In General

KARACHI: The murky waters along the coast of Kakapir, a fishing village, were cleared up when a wave that swept in promised a new horizon of knowledge.
The program aims for adults literacy who are not constrained by taboos or economics but can pass on what they learn to their families. The village, situated near Sandspit, constitutes of a small community of nearly 2,000 people who remained largely uneducated. Taboos and economic factors prevented a sustainable education system, especially among the young.

“Girls in our village cannot leave their houses and boys start assisting their fathers from a very young age to sustain the chain of livelihood” says Ruqiya Mallah, a 50-year-old native of Kakapir. An unexpected chain of events changed the tide.

Out of the blue

Ruqiya, who proudly calls herself a student of Kakapir Adults Literacy, claims that she has been given a  new lease on life as she enters the classroom each day. “I was in the dark before this. Today, I can sign, read the newspaper and text family members,” she says proudly.

She sat gleaming among three other fisherwomen in the last row, fervently taking notes during a lecture. “I like mathematics. When my sons return from fishing, I can easily calculate how much they have earned and what will be the share of other boat crews,” she says, adding how she always asks her teacher to verify her calculations.

And there lies the simple brilliance of the idea.

when my son return

Ruqiya, who is better known in the village as ‘Maasi Ruqiya” is the first person in her family to get education. She isn’t the last however.

Hajra, 55, has managed to fill the empty blanks in her life. Sitting among other students, she was busy drawing a boat. Showing her national identity card, she said, “You can witness my signature. This is mine.” The middle-aged woman had spent her entire life using thumbprints but can now fill sheets of paper with her name. The students of different age group were enrolled in the school comprising one classroom and a courtyard. A majority of them were above the age of 14.

According to students, the sudden change in their life emerged last year when they participated in an educational programme at a nearby school and someone from the community offered adults to learn in a school to be launched in the same village. “A girl from the fisherfolk development organisation came to our house in July 2013 and convinced my husband to get me enrolled,” recalls Rehana. “Since this school is near my house, I got permission easily.”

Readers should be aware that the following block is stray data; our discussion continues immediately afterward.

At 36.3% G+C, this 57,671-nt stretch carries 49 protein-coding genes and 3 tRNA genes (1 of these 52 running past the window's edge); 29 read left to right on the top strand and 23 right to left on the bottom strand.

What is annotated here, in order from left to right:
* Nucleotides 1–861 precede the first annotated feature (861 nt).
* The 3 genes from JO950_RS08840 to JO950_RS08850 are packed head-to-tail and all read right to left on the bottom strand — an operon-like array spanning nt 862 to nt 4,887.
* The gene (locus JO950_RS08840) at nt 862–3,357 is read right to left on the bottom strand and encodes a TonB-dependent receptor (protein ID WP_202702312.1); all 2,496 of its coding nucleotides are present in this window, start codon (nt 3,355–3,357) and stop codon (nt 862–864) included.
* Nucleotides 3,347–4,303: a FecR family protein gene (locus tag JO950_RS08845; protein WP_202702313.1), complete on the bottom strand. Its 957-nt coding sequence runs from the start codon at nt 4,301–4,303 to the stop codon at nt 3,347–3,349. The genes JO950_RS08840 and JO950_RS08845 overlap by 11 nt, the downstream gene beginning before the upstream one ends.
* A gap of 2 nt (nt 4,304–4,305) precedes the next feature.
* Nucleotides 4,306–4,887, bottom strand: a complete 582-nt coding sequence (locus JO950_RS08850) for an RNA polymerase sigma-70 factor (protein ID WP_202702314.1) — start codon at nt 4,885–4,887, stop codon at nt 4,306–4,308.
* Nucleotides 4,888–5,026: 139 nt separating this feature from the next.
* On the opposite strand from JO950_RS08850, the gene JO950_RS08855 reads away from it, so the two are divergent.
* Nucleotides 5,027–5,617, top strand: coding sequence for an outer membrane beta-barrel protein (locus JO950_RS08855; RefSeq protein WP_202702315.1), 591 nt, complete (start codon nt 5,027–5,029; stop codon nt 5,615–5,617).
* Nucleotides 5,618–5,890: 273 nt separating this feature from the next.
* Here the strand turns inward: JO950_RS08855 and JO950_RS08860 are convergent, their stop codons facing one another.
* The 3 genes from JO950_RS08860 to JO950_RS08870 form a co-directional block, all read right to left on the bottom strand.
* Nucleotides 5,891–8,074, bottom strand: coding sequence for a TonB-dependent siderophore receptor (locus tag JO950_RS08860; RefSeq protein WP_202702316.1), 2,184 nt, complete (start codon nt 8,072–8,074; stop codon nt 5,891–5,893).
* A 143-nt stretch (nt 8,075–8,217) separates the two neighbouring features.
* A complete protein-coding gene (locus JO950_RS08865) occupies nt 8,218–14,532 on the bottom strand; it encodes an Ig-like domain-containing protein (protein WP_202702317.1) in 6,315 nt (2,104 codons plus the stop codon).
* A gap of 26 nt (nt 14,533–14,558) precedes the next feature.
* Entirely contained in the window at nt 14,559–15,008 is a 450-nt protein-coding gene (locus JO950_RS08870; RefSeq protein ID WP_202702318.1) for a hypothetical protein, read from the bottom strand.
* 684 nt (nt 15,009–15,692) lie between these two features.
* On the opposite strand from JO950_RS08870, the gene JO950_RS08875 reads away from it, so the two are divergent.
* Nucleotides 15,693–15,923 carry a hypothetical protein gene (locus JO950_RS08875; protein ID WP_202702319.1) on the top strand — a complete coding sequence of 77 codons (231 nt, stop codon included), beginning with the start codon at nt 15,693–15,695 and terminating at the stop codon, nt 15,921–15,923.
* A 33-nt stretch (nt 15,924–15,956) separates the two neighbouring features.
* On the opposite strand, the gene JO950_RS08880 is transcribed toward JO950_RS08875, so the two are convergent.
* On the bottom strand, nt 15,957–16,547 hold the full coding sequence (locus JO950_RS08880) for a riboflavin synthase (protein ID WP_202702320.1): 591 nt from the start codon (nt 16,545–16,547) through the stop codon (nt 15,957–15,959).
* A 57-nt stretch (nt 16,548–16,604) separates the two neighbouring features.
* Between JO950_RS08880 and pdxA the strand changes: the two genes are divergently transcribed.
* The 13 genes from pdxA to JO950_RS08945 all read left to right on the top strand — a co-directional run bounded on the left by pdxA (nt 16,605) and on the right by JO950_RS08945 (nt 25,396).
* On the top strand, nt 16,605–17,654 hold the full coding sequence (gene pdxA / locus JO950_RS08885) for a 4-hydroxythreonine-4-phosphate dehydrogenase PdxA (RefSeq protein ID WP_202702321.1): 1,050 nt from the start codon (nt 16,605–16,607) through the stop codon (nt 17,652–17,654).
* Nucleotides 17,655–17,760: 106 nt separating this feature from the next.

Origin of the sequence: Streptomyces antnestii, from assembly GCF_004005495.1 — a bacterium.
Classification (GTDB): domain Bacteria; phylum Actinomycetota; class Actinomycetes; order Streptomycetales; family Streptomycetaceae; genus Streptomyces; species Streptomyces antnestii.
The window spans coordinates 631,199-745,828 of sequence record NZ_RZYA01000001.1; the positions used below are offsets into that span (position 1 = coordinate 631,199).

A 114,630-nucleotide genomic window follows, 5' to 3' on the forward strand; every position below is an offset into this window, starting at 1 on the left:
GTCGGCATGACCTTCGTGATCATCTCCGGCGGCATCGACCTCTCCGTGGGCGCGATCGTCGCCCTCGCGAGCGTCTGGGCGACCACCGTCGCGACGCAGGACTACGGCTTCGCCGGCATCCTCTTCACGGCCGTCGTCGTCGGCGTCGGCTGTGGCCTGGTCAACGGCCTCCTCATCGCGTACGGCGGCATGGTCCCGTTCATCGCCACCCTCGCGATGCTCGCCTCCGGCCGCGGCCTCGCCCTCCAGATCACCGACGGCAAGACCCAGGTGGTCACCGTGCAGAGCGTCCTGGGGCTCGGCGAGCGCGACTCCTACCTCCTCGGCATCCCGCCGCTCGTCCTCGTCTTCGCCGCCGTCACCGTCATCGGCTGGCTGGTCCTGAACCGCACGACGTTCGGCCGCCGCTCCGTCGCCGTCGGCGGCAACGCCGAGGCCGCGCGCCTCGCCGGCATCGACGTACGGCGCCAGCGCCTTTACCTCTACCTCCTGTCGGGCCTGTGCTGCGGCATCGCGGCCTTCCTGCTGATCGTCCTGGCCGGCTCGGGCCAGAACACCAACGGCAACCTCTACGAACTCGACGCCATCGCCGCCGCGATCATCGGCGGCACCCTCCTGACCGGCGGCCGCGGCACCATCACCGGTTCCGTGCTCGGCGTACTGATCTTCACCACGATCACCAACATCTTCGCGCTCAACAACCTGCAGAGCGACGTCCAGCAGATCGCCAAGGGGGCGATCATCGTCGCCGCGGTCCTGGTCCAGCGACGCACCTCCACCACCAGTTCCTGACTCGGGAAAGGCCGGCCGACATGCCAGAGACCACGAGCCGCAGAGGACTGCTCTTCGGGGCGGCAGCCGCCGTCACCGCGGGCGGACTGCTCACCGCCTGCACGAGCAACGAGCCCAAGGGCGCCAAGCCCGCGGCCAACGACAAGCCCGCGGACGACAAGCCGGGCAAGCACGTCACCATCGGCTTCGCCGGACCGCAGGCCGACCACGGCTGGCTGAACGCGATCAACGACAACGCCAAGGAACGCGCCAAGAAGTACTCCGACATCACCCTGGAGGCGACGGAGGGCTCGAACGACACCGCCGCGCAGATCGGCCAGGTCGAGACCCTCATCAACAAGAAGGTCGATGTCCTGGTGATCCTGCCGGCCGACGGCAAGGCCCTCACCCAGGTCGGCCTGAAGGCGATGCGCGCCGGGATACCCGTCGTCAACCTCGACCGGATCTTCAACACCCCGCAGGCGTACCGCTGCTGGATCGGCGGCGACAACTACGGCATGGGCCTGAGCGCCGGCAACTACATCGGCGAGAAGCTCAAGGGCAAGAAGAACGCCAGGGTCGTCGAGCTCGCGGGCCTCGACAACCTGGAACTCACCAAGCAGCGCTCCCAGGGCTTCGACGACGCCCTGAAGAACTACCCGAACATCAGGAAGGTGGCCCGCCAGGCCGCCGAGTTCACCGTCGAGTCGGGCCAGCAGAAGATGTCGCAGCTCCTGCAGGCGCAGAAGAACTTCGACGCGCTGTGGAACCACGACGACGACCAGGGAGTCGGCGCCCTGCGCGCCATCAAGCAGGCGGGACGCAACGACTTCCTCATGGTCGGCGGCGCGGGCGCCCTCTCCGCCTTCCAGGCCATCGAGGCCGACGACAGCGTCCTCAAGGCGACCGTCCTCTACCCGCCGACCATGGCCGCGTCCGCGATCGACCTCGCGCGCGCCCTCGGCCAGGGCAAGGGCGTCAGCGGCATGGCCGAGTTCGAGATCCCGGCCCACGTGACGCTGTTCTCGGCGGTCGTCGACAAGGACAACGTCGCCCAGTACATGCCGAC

Against the tide

The catalyst of this change was Ayesha, Ghani Mallah’s daughter. Currently pursuing her graduation from Raunaq-e- Islam Government College for Women in Kharadar, she along with other office bearers run Fisherfolk Development Organisation that is mainly working on education in the village. Her story is that of resilience to finish the work her father started. He had been a force of resistance against the land mafia and someone who was keen on educating his people. But he met an unfortunate end when he was killed.

A brighter horizon

Explaining the education initiative, ICI Pakistan’s corporate social responsibility coordinator Abdul Ghani recalls the numerous requests they received by the community to financially support their non-functional schools. He was approached by Ghani Mallah who suggested they do away with defunct ghost schools and tap into the private sector. They now have four private teachers and an aptly titled syllabus ‘Jugnu ka Sabaq’. As they teach the students English, Urdu and Mathematics, there is a silver lining just within their reach.

Published in The Express Tribune, March 1st, 2014.

Adults literacy

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